Notes From Berlin (Part I)

Self Portrait @ Brandenburg Gate

Self Portrait @ Brandenburg Gate

Every time I come out from America I feel as if I am waking from a dream. The plane descends, I disembark, proceed through passport control and out into the air of wherever I am; the fog lifts, the curtains part – choose your metaphor. We are so insulated here: by geography, by media, marketing and materialism, by the overwhelming multitude of consumer choices between virtually indistinguishable products and services; by our luxurious distance from the brutality and violence in the world of which we are largely unaware.

On Saturday May 4, 2013 I landed in Berlin, Germany, for the first time in my life. A generous colleague at the Goethe-Institut in New York, Wenzel Bilger, had recommended me to be included along with 30+ other theater professionals from around the world – producers, curators, writers and academics– for a week long symposium at the 50th annual Theatertreffen, curated and produced by The Berliner Festspiele (more info here.) It was an extraordinary, thought-provoking week of remarkable insights and challenged assumptions. I found myself simultaneously wrestling with three pillars of my identity: curator/critic, American and Jew.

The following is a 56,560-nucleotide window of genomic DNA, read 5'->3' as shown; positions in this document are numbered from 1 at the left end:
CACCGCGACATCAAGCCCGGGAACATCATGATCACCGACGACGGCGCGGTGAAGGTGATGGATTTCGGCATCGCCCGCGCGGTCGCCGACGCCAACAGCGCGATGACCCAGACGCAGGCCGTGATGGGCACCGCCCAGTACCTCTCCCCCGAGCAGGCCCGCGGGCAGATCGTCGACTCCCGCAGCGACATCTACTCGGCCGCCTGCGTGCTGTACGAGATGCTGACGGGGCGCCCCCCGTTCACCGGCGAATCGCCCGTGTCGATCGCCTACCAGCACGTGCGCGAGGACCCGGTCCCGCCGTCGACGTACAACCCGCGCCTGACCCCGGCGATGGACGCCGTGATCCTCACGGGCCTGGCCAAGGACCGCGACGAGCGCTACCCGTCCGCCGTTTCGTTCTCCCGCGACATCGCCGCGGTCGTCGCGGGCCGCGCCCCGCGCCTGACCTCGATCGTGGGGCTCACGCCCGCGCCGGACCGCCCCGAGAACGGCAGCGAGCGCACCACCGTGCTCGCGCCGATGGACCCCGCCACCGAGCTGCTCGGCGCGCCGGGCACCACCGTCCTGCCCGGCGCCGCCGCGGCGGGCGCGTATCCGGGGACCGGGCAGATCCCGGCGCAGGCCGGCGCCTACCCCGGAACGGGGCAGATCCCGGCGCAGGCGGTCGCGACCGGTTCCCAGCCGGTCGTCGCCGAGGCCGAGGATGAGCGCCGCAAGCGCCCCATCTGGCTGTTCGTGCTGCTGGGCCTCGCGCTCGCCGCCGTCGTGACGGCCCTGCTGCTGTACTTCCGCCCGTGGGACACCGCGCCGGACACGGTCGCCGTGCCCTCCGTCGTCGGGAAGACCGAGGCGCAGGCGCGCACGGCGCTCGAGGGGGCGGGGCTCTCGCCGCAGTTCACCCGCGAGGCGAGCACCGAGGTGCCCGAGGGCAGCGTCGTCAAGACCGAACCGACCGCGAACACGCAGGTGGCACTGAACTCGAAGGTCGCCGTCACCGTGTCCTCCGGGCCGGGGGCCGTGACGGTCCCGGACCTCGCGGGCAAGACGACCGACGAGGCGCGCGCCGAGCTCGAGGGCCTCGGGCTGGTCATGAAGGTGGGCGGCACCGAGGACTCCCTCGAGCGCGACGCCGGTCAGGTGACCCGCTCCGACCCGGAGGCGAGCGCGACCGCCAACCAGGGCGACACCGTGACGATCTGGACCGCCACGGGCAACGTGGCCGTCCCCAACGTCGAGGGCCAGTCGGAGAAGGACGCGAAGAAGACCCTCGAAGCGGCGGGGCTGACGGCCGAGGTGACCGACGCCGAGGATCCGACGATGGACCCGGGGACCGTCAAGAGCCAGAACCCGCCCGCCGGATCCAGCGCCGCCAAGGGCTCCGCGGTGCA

Given the scope of the experience and the conceptual landscape covered, I feel compelled to divide this into two essays, the first a series of critical reflections on theater inspired by the symposium and the plays themselves, the second a series of more personal thoughts inspired by the city of Berlin and the companions with whom I spent a very rigorously scheduled but extremely fulfilling week. (This first part is quite long and may be downloaded in its entirety here as a PDF.)

I would like to thank Dr. Rene Rubbeling of the German Consulate General in NYC and Wenzel Bilger of The Goethe-Institut New York for making the trip possible. I am also most pleased to thank Ms. Susanne Traub, Desk Officer for Theater and Dance at the Goethe-Institut’s head office in Munich, for organizing and leading the symposia, and the fantastic team from Goethe-Institut Berlin – Boris Abel, Özlem Cosen, Natalija Yefimkina and Moritz Meutzner – for their above-and-beyond efforts to make this trip meaningful, informative and great fun.

*****

One thought on “Notes From Berlin (Part I)”

  1. maxwell Cosmo cramer says:

    powerful piece Andy your response to the work is so important and good to read I wish I could have seen it all too. this sentence i especially feel: “It is a welcome rejection of psychological realism and a belief that the total commitment of physical embodiment in service of the text will create the necessary scope of heightened emotion and drama.”

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